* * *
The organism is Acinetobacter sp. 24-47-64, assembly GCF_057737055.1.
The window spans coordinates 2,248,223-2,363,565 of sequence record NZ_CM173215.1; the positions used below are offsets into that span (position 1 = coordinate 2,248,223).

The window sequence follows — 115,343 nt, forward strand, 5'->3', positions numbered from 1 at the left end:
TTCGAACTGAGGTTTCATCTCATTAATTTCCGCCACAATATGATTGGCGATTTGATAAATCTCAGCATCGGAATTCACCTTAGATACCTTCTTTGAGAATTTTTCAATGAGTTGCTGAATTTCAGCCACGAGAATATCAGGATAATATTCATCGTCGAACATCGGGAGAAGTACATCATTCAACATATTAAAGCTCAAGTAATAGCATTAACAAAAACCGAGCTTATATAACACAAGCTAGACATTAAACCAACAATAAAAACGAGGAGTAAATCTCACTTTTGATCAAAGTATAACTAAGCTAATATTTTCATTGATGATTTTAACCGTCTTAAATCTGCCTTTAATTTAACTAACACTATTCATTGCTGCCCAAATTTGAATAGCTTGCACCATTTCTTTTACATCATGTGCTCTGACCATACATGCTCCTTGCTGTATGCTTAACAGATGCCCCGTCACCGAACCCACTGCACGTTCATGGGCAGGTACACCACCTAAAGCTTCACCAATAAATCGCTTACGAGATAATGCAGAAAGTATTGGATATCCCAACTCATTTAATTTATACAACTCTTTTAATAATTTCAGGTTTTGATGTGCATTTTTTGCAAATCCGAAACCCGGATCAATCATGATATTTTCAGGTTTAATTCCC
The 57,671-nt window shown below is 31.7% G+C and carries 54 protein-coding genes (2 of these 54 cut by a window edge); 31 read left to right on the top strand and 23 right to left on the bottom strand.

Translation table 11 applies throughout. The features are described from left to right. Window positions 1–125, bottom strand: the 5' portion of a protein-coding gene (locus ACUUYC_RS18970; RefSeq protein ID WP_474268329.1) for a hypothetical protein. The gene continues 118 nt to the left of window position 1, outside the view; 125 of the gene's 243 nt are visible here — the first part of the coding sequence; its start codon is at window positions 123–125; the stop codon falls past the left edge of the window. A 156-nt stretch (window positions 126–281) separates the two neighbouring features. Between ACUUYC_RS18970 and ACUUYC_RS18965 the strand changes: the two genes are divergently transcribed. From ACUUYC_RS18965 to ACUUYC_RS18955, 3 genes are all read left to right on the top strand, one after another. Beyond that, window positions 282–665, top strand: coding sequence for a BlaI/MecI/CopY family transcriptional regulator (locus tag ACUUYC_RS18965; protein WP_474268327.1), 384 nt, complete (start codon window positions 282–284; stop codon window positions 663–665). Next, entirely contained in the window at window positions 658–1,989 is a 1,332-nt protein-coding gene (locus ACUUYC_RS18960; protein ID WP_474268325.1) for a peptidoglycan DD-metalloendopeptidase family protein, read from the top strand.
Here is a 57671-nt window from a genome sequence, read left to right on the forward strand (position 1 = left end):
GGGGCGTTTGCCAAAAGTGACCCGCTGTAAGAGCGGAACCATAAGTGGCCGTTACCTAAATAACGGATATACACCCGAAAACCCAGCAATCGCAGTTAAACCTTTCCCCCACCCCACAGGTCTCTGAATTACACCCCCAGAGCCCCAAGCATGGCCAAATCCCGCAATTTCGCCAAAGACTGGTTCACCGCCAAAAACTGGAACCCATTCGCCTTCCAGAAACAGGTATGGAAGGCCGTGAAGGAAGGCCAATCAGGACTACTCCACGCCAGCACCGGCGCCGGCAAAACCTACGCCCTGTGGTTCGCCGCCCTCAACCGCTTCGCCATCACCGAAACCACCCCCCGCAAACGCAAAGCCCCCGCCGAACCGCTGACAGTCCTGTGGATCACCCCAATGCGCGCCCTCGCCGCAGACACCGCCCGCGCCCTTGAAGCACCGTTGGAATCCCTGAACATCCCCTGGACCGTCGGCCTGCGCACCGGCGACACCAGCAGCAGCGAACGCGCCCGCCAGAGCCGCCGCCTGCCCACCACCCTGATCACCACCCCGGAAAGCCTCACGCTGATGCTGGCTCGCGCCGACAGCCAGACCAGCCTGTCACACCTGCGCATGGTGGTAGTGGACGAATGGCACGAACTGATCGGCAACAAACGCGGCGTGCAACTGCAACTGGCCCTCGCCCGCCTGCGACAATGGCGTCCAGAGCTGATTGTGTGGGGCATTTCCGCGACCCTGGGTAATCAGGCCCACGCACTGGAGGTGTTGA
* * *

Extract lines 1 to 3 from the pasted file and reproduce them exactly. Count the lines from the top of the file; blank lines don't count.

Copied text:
The organism is Acinetobacter sp. 24-47-64, assembly GCF_057737055.1.
The window spans coordinates 2,248,223-2,363,565 of sequence record NZ_CM173215.1; the positions used below are offsets into that span (position 1 = coordinate 2,248,223).

The window sequence follows — 115,343 nt, forward strand, 5'->3', positions numbered from 1 at the left end: